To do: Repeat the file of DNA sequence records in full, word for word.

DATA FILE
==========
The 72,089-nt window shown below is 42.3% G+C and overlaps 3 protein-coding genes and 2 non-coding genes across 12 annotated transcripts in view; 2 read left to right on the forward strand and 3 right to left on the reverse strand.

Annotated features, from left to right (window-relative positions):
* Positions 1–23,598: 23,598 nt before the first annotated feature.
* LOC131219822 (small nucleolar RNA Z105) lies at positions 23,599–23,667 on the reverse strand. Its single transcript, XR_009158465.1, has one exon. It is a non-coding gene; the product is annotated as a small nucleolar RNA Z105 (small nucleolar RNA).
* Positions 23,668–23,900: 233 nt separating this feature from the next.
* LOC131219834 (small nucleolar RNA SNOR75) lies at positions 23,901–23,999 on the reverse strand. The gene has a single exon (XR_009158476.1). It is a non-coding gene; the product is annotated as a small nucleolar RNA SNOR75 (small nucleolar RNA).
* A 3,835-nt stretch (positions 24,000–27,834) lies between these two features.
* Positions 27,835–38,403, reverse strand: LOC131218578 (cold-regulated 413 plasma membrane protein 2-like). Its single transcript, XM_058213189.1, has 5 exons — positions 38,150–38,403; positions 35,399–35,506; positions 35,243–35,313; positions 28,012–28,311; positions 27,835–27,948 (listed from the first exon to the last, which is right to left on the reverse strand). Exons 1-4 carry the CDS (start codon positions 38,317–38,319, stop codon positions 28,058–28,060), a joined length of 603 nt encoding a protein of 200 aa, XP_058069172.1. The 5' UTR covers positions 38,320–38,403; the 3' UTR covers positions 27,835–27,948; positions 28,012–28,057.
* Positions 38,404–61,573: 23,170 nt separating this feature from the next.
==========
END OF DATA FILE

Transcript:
The 72,089-nt window shown below is 42.3% G+C and overlaps 3 protein-coding genes and 2 non-coding genes across 12 annotated transcripts in view; 2 read left to right on the forward strand and 3 right to left on the reverse strand.

Annotated features, from left to right (window-relative positions):
* Positions 1–23,598: 23,598 nt before the first annotated feature.
* LOC131219822 (small nucleolar RNA Z105) lies at positions 23,599–23,667 on the reverse strand. Its single transcript, XR_009158465.1, has one exon. It is a non-coding gene; the product is annotated as a small nucleolar RNA Z105 (small nucleolar RNA).
* Positions 23,668–23,900: 233 nt separating this feature from the next.
* LOC131219834 (small nucleolar RNA SNOR75) lies at positions 23,901–23,999 on the reverse strand. The gene has a single exon (XR_009158476.1). It is a non-coding gene; the product is annotated as a small nucleolar RNA SNOR75 (small nucleolar RNA).
* A 3,835-nt stretch (positions 24,000–27,834) lies between these two features.
* Positions 27,835–38,403, reverse strand: LOC131218578 (cold-regulated 413 plasma membrane protein 2-like). Its single transcript, XM_058213189.1, has 5 exons — positions 38,150–38,403; positions 35,399–35,506; positions 35,243–35,313; positions 28,012–28,311; positions 27,835–27,948 (listed from the first exon to the last, which is right to left on the reverse strand). Exons 1-4 carry the CDS (start codon positions 38,317–38,319, stop codon positions 28,058–28,060), a joined length of 603 nt encoding a protein of 200 aa, XP_058069172.1. The 5' UTR covers positions 38,320–38,403; the 3' UTR covers positions 27,835–27,948; positions 28,012–28,057.
* Positions 38,404–61,573: 23,170 nt separating this feature from the next.